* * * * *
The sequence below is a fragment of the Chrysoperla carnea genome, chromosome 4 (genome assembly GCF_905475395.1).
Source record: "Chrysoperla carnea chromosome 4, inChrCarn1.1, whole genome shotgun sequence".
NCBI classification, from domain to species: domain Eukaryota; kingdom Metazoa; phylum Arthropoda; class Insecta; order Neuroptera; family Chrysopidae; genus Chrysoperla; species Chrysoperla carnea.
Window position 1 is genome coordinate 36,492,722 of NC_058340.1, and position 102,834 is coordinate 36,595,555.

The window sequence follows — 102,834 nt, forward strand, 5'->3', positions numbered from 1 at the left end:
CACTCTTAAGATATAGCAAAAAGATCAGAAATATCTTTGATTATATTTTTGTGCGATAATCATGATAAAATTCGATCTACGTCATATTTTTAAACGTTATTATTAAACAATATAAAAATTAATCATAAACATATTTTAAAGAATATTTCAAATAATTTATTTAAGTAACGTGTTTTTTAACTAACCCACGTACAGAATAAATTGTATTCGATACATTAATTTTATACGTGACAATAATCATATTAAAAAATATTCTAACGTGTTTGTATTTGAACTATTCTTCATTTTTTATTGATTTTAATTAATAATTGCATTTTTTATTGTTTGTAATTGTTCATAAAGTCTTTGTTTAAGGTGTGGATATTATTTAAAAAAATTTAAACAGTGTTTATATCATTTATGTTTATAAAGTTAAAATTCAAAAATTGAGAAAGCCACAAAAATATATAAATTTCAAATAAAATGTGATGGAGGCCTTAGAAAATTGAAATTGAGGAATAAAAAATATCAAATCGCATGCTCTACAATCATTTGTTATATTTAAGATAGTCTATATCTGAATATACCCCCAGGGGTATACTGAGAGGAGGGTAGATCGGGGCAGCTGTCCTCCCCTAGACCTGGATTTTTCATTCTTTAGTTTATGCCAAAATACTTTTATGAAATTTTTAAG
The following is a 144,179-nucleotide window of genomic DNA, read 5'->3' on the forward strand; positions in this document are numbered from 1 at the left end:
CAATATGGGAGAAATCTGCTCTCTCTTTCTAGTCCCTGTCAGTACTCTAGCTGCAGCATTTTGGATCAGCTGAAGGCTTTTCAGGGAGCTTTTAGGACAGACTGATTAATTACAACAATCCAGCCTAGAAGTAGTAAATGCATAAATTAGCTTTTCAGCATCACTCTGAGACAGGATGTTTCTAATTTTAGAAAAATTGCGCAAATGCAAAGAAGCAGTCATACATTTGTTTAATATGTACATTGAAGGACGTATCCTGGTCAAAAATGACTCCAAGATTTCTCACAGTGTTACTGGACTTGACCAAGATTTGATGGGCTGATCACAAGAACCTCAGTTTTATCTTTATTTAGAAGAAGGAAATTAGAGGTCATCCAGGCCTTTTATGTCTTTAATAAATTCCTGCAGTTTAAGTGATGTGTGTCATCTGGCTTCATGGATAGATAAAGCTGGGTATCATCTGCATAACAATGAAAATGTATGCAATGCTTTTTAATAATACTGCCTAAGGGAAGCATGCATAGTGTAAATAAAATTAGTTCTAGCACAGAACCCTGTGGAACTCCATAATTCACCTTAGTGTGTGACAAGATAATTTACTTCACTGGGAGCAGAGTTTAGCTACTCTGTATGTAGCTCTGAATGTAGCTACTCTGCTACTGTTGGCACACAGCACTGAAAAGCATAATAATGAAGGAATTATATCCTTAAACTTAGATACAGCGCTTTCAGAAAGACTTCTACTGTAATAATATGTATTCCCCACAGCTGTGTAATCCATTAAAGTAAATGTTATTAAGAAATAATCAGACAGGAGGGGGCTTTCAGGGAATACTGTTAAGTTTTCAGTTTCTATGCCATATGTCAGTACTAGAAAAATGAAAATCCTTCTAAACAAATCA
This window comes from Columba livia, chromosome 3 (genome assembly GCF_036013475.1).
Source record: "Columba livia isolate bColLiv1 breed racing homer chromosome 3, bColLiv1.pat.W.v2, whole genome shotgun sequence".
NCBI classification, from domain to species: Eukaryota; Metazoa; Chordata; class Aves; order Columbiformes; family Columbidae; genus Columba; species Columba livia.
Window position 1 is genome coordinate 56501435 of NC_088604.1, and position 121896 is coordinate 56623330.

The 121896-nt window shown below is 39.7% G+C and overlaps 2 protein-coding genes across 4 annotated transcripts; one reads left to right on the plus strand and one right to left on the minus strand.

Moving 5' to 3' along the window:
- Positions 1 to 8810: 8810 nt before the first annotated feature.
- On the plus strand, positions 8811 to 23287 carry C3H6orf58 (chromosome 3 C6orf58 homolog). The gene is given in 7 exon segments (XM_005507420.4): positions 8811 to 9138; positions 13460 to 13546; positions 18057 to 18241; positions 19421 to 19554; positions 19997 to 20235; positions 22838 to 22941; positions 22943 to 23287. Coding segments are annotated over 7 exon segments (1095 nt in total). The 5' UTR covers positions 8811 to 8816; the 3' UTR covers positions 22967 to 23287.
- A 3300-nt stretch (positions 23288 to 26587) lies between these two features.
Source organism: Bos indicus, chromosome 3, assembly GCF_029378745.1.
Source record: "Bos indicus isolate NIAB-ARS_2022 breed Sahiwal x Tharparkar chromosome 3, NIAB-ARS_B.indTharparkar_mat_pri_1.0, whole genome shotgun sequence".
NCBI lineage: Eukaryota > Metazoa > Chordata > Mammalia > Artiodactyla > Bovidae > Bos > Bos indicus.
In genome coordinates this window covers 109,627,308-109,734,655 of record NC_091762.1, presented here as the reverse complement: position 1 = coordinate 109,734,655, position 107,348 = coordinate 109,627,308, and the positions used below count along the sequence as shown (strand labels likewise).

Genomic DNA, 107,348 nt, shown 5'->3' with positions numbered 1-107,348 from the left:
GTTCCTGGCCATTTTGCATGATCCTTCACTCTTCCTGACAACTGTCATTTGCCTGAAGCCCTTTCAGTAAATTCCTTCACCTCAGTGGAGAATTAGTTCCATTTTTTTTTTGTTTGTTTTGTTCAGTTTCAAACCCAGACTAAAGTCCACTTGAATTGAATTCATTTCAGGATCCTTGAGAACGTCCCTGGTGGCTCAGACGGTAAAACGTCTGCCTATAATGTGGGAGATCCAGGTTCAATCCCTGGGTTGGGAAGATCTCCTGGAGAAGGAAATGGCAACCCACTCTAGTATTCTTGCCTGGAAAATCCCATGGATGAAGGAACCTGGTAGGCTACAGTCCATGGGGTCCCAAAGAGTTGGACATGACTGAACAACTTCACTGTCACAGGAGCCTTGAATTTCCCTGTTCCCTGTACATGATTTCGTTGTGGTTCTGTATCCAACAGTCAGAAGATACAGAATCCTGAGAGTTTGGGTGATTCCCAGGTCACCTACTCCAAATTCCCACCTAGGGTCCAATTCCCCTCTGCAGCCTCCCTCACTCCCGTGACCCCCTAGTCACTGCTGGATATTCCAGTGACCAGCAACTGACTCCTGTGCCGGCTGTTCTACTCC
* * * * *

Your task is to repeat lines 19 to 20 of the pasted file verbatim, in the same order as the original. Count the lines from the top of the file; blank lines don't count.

Source record: "Bos indicus isolate NIAB-ARS_2022 breed Sahiwal x Tharparkar chromosome 3, NIAB-ARS_B.indTharparkar_mat_pri_1.0, whole genome shotgun sequence".
NCBI lineage: Eukaryota > Metazoa > Chordata > Mammalia > Artiodactyla > Bovidae > Bos > Bos indicus.